The Russian Lady Sings: a short story by Barry McKinley

An IRA cell lies in wait for a British army patrol in south Armagh during the Troubles

An IRA sniper sign  hangs on a telegraph pole near Crossmaglen, south Armagh, in 1998. Photograph: AP Photo/Paul McErlane

An IRA sniper sign hangs on a telegraph pole near Crossmaglen, south Armagh, in 1998. Photograph: AP Photo/Paul McErlane

 

We lay in the middle of a hollowed-out hawthorn bush, the long barrels of the rifles peeping out through a spray of white flowers into crisp daylight. We knew the weapons by their nicknames. My uncle Kevin’s Springfield was ‘Yankee Doodle’ and the Dragunov was known as ‘The Russian Lady’. Both were usually stowed across the border in secret places, shuffled constantly between safe houses and taken care of like special children. When they reappeared, it was always a Christmas moment, the hasty unwrapping and the fresh smell of something new. The perfume of gun oil.

We lay motionless for over an hour. Cars passed on the distant road. The cold air from the lough squeezed inland through the Newry ship canal and fanned up over the hillside. Through the scope, I could see the whitewashed cottage with the smoke rising from the chimney. I could see the stone wall with the old graffiti: “SAS sleep two to a bunk.”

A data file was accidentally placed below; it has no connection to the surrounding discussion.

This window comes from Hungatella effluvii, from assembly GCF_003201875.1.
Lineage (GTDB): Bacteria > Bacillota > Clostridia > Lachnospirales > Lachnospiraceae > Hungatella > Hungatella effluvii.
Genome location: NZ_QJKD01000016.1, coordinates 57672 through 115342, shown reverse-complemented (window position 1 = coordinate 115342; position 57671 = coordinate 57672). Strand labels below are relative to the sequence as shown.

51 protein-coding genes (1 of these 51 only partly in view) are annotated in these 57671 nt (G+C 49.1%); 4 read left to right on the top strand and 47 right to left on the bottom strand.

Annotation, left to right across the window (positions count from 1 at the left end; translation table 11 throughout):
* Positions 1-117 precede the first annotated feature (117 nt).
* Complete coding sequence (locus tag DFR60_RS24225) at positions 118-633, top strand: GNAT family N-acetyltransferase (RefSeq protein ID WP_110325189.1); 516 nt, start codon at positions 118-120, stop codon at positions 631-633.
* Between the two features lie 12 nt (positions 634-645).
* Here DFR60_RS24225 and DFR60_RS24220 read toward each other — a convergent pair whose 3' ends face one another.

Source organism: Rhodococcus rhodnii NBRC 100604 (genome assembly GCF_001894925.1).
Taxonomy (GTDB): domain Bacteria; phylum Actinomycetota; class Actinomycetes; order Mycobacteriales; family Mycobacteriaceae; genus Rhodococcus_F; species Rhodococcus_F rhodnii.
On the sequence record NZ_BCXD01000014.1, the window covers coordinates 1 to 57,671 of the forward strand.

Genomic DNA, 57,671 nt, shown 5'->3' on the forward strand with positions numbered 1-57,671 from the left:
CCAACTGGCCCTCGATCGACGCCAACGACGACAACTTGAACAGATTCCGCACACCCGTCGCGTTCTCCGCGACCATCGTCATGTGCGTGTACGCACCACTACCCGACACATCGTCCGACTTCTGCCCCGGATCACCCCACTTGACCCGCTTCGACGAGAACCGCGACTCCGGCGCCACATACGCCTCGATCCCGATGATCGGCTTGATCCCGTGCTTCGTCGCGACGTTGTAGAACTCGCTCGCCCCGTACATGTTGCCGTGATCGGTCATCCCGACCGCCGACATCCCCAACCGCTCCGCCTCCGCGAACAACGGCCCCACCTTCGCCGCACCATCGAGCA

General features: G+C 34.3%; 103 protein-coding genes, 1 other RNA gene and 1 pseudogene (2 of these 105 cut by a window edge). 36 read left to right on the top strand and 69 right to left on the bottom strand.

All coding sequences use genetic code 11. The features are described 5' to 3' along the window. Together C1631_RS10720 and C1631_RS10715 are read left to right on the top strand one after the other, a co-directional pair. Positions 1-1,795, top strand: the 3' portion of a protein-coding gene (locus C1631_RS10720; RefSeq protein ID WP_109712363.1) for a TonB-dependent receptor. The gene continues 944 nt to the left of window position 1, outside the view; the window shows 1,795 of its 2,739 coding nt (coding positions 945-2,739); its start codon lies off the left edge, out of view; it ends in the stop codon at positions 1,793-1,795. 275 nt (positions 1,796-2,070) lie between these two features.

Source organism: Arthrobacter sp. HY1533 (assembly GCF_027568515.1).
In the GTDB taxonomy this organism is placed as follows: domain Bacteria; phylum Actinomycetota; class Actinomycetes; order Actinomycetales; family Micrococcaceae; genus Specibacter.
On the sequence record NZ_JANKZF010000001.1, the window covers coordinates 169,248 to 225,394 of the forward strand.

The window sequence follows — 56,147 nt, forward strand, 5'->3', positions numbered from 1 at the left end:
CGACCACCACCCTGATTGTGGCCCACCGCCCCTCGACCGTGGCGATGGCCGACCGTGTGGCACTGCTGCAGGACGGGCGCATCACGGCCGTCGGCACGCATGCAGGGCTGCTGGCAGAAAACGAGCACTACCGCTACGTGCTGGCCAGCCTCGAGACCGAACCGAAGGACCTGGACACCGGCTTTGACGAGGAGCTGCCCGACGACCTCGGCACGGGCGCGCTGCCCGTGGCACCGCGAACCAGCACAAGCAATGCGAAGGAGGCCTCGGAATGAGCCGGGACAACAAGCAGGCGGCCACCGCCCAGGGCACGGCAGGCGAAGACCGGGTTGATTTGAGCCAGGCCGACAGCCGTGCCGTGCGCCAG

Beyond the bridge, I knew there was an abandoned car with a pair of twisted wires trailing from a wheel arch into a thicket of gorse. Somebody has phoned it in, and eventually there would be a response.

This was the third such operation in the space of two months; none of the previous targets had shown up, but this time it felt different.